Editor: Jose Morales
New York City – One of the exhibitions that have captivated us the most so far this year has been ‘Jean-Jacques Lequeu: Visionary Architect. Drawings from the Bibliothèque Nationale de France,’ at The Morgan Library & Museum in New York City. Six months before he died in poverty and obscurity, the architect and draftsman, Jean-Jacques Lequeu (1757– 1826), donated one of the most unique and fascinating graphic oeuvres of his time to the Bibliothèque Nationale de France (BnF). The Morgan Library & Museum has been the first institution in New York City to present a selection of these works.
Born in the North of France during the reign of Louis XV, Jean-Jacques Lequeu was the recipient of an academic scholarship that allowed him to study in Paris. However, his career never took off following the French Revolution, and he ended up working as a cartographer and surveyor until 1815. Lequeu was a witness to the death throes of the ancien régime, the changes that came about after the French Revolution, and the new political order installed under Napoleon’s Empire. His work, conceived in solitude and fueled by self-study, reflects the opportunities and uncertainties of his troubled times and a concept of architecture that defied academic boundaries.
A Visionary Architect
Lequeu’s work is representative of the pre-French Revolution art period of visionary architecture. Visionary architecture is characterized by imaginative ideas of impressive buildings that have little connection with the real world, making them almost impossible for construction. For this reason, most of the dramatized work stays on paper.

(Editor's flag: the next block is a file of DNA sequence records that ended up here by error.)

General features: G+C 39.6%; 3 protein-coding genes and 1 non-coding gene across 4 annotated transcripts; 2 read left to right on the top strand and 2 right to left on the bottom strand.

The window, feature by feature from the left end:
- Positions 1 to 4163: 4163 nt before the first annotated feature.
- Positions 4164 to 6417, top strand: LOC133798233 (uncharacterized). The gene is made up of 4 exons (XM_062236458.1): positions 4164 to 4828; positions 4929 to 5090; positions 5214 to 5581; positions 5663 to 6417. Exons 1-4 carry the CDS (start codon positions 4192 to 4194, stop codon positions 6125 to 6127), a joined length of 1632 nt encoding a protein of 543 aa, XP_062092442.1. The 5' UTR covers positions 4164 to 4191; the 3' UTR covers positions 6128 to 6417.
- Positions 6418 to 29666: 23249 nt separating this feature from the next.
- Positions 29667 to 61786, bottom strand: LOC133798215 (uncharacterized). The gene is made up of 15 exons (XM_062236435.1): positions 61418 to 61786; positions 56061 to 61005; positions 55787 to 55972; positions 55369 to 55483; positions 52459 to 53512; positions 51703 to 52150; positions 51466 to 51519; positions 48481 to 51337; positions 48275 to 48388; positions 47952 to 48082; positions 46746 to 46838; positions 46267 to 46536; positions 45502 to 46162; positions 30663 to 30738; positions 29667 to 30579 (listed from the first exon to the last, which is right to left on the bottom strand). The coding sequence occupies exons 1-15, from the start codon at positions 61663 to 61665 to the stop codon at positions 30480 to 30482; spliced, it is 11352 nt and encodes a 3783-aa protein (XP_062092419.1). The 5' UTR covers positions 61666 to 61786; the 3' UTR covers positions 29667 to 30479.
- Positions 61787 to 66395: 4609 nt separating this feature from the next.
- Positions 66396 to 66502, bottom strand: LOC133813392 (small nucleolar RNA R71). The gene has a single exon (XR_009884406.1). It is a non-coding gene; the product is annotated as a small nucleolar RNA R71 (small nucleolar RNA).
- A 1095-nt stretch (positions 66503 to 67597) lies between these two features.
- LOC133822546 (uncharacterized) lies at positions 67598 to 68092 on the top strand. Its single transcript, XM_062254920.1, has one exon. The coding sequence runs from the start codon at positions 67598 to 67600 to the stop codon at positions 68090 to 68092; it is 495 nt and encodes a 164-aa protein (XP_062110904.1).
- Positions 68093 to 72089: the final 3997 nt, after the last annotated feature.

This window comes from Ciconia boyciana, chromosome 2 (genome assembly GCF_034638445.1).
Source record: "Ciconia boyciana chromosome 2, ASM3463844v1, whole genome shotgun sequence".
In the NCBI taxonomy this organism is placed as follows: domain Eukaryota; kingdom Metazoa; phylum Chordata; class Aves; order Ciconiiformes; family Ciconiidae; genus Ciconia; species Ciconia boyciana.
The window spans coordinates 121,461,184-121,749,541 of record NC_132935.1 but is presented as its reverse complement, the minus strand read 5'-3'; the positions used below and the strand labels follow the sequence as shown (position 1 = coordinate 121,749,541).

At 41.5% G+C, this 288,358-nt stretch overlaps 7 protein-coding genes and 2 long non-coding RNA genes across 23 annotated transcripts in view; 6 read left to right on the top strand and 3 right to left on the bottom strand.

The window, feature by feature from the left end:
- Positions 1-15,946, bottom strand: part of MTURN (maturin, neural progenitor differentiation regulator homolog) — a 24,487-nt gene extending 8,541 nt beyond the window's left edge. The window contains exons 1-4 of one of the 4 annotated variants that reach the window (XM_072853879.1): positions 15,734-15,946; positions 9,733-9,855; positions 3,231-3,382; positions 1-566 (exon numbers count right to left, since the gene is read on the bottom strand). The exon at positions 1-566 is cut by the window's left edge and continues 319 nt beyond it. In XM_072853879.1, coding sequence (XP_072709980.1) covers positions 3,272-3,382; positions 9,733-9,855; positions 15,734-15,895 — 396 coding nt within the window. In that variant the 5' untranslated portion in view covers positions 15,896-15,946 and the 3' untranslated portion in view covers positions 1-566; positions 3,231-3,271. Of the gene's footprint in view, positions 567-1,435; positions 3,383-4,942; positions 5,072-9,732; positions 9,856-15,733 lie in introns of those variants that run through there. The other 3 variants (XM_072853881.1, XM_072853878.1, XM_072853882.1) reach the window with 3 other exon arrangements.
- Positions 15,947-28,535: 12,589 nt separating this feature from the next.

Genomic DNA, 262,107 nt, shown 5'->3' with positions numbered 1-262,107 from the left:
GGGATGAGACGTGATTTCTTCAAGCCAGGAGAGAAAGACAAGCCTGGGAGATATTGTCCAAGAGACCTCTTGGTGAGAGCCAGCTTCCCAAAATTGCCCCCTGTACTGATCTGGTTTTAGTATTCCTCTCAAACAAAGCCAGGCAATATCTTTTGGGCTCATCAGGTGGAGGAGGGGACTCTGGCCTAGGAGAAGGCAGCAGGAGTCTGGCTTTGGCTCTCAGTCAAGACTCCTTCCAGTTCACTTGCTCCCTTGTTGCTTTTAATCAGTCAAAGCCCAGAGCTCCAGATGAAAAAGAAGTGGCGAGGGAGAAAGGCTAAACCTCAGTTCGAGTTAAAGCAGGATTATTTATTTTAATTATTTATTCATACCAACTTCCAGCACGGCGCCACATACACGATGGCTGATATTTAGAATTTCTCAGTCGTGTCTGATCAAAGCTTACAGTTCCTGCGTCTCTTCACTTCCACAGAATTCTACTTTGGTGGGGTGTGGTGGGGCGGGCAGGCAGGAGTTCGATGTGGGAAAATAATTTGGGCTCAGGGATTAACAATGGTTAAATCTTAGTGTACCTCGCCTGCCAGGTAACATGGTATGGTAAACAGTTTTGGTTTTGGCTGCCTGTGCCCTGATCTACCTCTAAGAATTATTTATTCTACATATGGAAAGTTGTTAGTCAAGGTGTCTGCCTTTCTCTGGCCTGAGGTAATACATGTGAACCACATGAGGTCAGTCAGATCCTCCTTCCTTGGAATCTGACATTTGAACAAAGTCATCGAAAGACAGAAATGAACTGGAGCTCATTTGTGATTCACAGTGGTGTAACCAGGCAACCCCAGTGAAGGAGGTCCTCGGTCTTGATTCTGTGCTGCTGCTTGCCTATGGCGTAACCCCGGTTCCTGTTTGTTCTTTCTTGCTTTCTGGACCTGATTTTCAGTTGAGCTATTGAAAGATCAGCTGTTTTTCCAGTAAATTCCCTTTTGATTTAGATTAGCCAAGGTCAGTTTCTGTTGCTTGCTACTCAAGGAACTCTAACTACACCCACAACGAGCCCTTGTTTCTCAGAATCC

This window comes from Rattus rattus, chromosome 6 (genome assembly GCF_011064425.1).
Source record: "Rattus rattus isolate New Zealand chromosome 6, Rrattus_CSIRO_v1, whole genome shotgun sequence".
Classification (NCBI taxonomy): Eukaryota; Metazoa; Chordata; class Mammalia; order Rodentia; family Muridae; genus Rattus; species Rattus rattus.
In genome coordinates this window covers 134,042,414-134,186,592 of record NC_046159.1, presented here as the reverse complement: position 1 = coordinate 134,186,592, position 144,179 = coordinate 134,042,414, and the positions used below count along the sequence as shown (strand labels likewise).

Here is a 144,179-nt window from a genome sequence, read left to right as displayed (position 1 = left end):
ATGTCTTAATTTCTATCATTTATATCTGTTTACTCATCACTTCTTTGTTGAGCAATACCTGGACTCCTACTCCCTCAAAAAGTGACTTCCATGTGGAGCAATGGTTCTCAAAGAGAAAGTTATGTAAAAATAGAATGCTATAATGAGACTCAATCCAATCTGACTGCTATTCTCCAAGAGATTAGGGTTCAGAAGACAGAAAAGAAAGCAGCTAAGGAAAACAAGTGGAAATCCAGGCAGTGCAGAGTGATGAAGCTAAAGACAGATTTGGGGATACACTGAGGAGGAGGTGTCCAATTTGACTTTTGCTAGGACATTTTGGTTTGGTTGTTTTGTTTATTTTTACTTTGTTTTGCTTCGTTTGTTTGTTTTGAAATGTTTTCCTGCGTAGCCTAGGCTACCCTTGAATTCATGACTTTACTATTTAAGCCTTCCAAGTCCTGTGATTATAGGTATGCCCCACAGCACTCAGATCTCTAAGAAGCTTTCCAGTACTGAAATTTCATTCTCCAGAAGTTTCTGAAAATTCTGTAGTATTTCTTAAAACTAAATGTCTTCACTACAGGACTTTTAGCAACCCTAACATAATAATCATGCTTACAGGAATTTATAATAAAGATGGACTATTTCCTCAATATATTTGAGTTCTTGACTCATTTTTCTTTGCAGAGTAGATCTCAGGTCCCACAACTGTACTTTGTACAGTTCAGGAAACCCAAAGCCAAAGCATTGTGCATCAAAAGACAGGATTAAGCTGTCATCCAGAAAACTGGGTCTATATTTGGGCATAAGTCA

Lequeu’s meticulous drawings in pen and wash incorporate highly detailed renderings of buildings and imaginary monuments in almost mythical landscapes. With the use of a magnifying glass, those inspecting his drawings will observe more closely the painstaking attention to detail by the artist. His goal was to systematically see and explain everything, from the animal to the organic, from erotic fantasy to his own visage. A solitary and obsessive man, he created the incredible worlds displayed in his drawings without ever leaving his studio, and enhanced them with characters and stories drawn from his library.
Working stealthily on his own, Lequeu produced lifelike self-portraits, plans for revolutionary monuments, erotic drawings, and over one hundred designs for imagined projects. His drawings exhibit an exceptional range of skill and creativity, and an inventiveness motivated by antiquity and the Enlightenment.
Jennifer Tonkovich, of the Morgan Library and Museum, said during the press presentation of the exhibition: “Jean-Jacques Lequeu was a builder of fantasies, an architect that we know through his drawings, not his buildings. Since many of his drawings were not proposals for actual buildings, we see his imagination unleashed. The more closely visitors look, the more details will emerge. Two hundred years after they were made, they convey to us the possibilities of architecture and the built environment.” – GM
GUILD MAGAZINE - THE ART ISSUE